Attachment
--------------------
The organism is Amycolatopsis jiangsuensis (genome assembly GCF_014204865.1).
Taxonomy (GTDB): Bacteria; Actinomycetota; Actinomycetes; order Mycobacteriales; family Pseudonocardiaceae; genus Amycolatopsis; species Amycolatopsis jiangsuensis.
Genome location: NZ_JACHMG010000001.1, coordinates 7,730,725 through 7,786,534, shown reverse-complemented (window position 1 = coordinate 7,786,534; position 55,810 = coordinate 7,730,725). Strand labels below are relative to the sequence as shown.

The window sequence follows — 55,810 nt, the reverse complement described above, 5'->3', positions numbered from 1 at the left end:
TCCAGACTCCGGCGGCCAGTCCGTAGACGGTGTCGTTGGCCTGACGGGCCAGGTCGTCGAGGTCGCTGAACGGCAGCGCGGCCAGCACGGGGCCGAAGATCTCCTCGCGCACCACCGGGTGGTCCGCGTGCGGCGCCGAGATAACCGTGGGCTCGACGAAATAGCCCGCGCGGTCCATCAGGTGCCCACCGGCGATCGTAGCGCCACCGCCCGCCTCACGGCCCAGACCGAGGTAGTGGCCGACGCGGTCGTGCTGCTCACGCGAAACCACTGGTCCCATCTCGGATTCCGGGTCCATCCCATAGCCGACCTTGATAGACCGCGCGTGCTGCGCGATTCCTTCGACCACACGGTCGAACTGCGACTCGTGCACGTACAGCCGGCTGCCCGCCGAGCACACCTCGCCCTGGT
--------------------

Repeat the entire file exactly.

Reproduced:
The organism is Amycolatopsis jiangsuensis (genome assembly GCF_014204865.1).
Taxonomy (GTDB): Bacteria; Actinomycetota; Actinomycetes; order Mycobacteriales; family Pseudonocardiaceae; genus Amycolatopsis; species Amycolatopsis jiangsuensis.
Genome location: NZ_JACHMG010000001.1, coordinates 7,730,725 through 7,786,534, shown reverse-complemented (window position 1 = coordinate 7,786,534; position 55,810 = coordinate 7,730,725). Strand labels below are relative to the sequence as shown.

The window sequence follows — 55,810 nt, the reverse complement described above, 5'->3', positions numbered from 1 at the left end:
TCCAGACTCCGGCGGCCAGTCCGTAGACGGTGTCGTTGGCCTGACGGGCCAGGTCGTCGAGGTCGCTGAACGGCAGCGCGGCCAGCACGGGGCCGAAGATCTCCTCGCGCACCACCGGGTGGTCCGCGTGCGGCGCCGAGATAACCGTGGGCTCGACGAAATAGCCCGCGCGGTCCATCAGGTGCCCACCGGCGATCGTAGCGCCACCGCCCGCCTCACGGCCCAGACCGAGGTAGTGGCCGACGCGGTCGTGCTGCTCACGCGAAACCACTGGTCCCATCTCGGATTCCGGGTCCATCCCATAGCCGACCTTGATAGACCGCGCGTGCTGCGCGATTCCTTCGACCACACGGTCGAACTGCGACTCGTGCACGTACAGCCGGCTGCCCGCCGAGCACACCTCGCCCTGGT